Could be improved. I learned a lot about sed while making this.

Reads from standard input, outputs to standard output. Assumes valid input - if you have unterminated comments, it won't treat it as a comment.

Tested on GNU sed v4.2.2.

s_/\*.*\*/_//_
tg
s_/\*.*$_//_
tl
:g
s_//.*$_// Do the needful_
P
d
:l
s_.*\*/_//_
tg
N
bl

And the prize for readability goes to....?

One-liner version:

s_/\*.*\*/_//_;tg;s_/\*.*$_//_;tl;:g;s_//.*$_// Do the needful_;P;d;:l;s_.*\*/_//_;tg;N;bl

Explanation

The control flow jumps around a lot, by means of GOTO statements (yes, sed has them!). sed does not have any loops or convenient conditional statements AFAIK.

s_/\*.*\*/_//_              # Substitute /* ... */ with //
tg                          # GOTO g if the substitution occured
s_/\*.*$_//_                # Substitute /*...<ENDOFLINE> with //
tl                          # GOTO l if the substitution occured
:g                          # GOTO-LABEL g
s_//.*$_// Do the needful_  # Replace //...<ENDOFLINE> with // Do the needful
P                           # Print the pattern space (current line with substitutions)
d                           # empty the pattern space and move on to the next line
:l                          # GOTO-LABEL l
s_.*\*/_//_                 # Replace ... */ with //
tg                          # GOTO g if the substitution occured
N                           # take another line from input and add it to the pattern space
bl                          # GOTO l
\$\endgroup\$
2
\$\begingroup\$

BrainFuck

Yes, BrainFuck is a Turing-complete language.
Good luck for understanding this code.

,[.-----------------------------------------------[>+>+<<-]>
>[-<<+>>][-]+<[[-]>-<]>[>,----------------------------------
-------------[>+>+<<-]>>[-<<+>>]<>[-]+<[>-<+++++[>+>+<<-]>>[
-<<+>>]<>[-]+<[>-<++++++++++++++++++++++++++++++++++++++++++
.[-]]>[<+++++++++++++++++++++++++++++++++++++++++++++++.----
-----------.++++++++++++++++++++++++++++++++++++.+++++++++++
++++++++++++++++++++++++++++++++.---------------------------
----------------------------------------------------.+++++++
++++++++++++++++++++++++++++++++++++++++++++++++++++++++++++
+++++++++++++++++.------------.---.-------------------------
--------------------------------------------.+++++++++++++++
++++++++++++++++++++++++++++++++++++++++++++++++++++++++++++
+++.---------..-.++.+++++++++++++++.---------.[+++++[,------
------------------------------------],----------------------
-------------------------]>-]<<[-]]>[<++++++++++++++++++++++
+++++++++++++++++++++++++.---------------.++++++++++++++++++
++++++++++++++++++.+++++++++++++++++++++++++++++++++++++++++
++.---------------------------------------------------------
----------------------.+++++++++++++++++++++++++++++++++++++
+++++++++++++++++++++++++++++++++++++++++++++++.------------
.---.-------------------------------------------------------
--------------.+++++++++++++++++++++++++++++++++++++++++++++
+++++++++++++++++++++++++++++++++.---------..-.++.++++++++++
+++++.---------.[,----------]++++++++++.[-]>-]<<[-]<<>-]<<,]

Basically, the pseudo-code is :

get input_char
while (input_char is not null)
{
  print input_char
  if (input_char is '/')
  {
    get input_char
    if (input_char is '/')
    {
      print '/ Do the needful'
      get input_char until input_char is '\n'
    }
    else
    {
      if (input_char is '*')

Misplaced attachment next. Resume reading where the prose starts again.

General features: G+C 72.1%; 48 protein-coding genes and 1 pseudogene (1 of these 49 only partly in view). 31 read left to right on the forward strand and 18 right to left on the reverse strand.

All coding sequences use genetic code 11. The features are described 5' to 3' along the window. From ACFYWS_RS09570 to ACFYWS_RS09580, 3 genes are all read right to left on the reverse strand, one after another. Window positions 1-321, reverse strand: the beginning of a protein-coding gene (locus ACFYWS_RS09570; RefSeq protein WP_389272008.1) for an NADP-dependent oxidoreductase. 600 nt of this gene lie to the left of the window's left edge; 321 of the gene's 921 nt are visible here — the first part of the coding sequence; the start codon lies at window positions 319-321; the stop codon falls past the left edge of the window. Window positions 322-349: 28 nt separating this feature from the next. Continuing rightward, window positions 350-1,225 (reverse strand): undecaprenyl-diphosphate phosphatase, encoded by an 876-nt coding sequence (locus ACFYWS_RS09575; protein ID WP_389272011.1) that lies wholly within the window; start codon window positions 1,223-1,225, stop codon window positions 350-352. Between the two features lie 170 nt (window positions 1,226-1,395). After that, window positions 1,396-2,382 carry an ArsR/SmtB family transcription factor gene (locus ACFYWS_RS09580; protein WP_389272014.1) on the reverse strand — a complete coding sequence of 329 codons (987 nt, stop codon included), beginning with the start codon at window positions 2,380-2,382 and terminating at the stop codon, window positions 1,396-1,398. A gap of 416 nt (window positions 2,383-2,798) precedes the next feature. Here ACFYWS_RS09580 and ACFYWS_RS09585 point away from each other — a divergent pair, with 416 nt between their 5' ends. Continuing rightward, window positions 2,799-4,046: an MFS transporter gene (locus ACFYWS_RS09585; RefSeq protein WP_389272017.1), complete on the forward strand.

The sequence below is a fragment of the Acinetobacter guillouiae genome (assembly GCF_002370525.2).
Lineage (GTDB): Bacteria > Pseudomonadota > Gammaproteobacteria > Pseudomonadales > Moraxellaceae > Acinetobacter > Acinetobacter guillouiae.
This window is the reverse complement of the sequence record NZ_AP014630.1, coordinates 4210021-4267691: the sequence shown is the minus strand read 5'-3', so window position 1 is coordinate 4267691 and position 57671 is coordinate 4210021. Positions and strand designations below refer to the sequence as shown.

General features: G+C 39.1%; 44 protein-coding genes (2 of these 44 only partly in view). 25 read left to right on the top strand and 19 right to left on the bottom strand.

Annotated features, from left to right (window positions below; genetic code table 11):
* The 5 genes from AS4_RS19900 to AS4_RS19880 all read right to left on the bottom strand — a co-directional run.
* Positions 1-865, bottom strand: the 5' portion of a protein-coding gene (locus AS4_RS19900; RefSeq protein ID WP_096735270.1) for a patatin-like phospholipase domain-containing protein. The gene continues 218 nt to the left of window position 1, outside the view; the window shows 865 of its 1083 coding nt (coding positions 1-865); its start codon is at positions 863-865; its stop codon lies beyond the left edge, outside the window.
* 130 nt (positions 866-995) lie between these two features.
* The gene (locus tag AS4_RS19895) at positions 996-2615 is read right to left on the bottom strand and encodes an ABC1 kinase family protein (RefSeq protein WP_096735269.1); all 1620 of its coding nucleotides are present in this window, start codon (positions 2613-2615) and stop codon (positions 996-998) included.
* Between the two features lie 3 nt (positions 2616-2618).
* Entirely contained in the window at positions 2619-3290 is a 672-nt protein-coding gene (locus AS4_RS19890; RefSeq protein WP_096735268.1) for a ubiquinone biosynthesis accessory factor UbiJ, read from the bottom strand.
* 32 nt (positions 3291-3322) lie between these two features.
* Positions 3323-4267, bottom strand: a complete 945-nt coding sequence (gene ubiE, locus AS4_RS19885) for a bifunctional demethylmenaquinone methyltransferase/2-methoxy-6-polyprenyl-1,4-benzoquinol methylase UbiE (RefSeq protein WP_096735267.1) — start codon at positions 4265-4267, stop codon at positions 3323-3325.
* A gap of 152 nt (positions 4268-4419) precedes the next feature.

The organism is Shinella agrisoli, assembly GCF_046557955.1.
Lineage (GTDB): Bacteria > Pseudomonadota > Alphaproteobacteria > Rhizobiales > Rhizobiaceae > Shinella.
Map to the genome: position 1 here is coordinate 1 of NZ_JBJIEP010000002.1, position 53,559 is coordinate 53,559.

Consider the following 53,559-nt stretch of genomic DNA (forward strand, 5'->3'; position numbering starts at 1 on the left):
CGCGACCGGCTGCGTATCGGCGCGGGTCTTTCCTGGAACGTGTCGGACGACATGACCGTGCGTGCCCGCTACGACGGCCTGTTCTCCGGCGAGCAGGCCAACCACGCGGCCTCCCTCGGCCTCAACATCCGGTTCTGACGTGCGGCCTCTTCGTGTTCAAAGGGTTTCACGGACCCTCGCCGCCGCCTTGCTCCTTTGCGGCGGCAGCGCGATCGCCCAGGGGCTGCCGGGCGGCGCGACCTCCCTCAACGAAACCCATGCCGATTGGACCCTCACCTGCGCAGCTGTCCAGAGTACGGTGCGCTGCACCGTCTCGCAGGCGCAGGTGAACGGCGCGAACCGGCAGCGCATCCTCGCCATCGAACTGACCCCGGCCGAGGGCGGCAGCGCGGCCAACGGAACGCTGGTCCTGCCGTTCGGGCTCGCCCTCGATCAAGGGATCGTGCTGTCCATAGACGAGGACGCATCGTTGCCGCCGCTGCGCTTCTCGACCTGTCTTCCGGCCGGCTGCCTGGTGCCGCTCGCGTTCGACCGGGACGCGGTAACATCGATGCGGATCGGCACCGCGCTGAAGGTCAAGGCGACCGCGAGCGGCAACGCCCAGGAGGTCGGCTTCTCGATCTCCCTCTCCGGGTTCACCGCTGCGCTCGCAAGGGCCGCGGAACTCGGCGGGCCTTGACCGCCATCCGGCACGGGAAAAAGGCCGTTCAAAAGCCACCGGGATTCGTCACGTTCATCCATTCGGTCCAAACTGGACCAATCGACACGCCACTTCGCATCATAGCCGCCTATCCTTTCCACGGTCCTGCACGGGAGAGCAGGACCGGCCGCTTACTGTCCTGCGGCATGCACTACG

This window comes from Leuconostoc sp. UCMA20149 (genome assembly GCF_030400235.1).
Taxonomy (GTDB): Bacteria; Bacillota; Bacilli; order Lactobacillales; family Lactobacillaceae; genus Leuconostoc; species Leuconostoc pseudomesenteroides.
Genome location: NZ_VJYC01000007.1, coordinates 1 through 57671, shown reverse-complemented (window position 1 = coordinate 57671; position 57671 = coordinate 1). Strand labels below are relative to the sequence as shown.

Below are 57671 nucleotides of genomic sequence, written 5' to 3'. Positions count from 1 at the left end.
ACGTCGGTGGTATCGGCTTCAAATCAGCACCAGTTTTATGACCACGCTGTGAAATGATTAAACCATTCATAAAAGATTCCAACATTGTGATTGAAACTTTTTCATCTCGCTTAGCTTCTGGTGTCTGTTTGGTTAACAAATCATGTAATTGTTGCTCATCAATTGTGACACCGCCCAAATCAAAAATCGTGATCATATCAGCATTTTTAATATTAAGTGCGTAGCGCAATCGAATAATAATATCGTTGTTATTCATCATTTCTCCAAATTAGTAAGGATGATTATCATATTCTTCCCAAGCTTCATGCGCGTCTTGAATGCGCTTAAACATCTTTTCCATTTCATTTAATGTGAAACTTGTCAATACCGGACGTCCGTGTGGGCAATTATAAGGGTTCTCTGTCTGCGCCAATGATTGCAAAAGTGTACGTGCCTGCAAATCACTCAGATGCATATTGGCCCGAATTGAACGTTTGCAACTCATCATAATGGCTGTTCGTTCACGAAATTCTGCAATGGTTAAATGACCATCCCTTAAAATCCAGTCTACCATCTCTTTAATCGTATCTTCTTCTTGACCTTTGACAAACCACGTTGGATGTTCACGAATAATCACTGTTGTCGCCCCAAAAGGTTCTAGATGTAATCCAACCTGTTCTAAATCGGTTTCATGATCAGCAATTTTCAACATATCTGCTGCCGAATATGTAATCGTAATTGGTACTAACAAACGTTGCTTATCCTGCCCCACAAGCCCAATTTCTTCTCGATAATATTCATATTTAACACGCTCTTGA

{
        print '/ Do the needful'
        get input_char until input_char is '*' followed by '/'
      }
      else
      {
        print input_char
      }
    }
  }
  get input_char
}

Some online interpreter are broken.
Try it here with the example given by the OP (ended with null-char to break the loop properly) :

#include <iostream.h>\n\nint   result;    // the result of the calculations \nchar  oper_char; // the user-specified operator \nint   value;     // value specified after the operator\n\n/* standard main function */     \nint main()\n{\n    result = 0; // initialize the result \n\n    // Loop forever (or till we hit the break statement) \n    while (1) {\n        cout << "Result: " << result << '\\n';\n\n        /* This code outputs display and requests\n           input from the user */\n        cout << "Enter operator and number: ";\n        cin >> oper_char;\n        cin >> value;\n\n        if (oper_char = '+') {\n            result += value;\n        } else {\n            cout << "Unknown operator " << oper_char << '\\n';\n        }\n    }\n    return (0);\n}\0
\$\endgroup\$
2
\$\begingroup\$

Rebol

It's not code golf, so I'll be wordy.

do-the-needful: function [filename [file!]] [
    parse (data: to-string read filename) [
        ; match the pattern in brackets ANY number of times (zero okay)
        any [
            ; seek the parse position up TO one of the following matches
            ; if a match is hit, following code in parentheses is executed normally
            to [
                "/*" (terminator: "*/")
            | 
                "//" (terminator: newline)
            ]

            ; save parse position in start, seek up THRU terminator and leave parse
            ; position at the end of the terminator match (not the beginning as w/TO)
            start:
            thru terminator
            finish:

            ; Do partial replacement within the input; starting at START
            ; but limited to FINISH.  Again, structure in parentheses is exec'd as code
            (
                change/part start combine ["// Do the needful" newline] finish
            )
        ]
    ]
    return data
 ]

(Note: For political reasons, I am pushing COMBINE here, but it's not standard yet. So if you actually want to run this, use REJOIN. But I hate REJOIN. A wart on an otherwise beautiful language! Tell your friendly neighborhood Red dev leads to listen to me. Thanks.)

PARSE is a dialect, or language-within-a-language, in Rebol and Red. It twists things up, so for instance the symbol types that are used for assignment (the terminator: in terminator: newline) takes on a new meaning when used in the code-as-data paradigm... it saves the current parse position into a variable with that name. You can read more about why it's cool here.


UPDATE: Oh all right, I'll golf it too. In Rebmu, 72 chars... using rebmu/args which injects A as the argument:

pa DtsRDa[anTO["/*"(T"*/")|"//"(Tlf)]SthT F(chpS"// Do the needful^/"f)]d

Exactly the same program.

\$\endgroup\$

Not the answer you're looking for? Browse other questions tagged or ask your own question.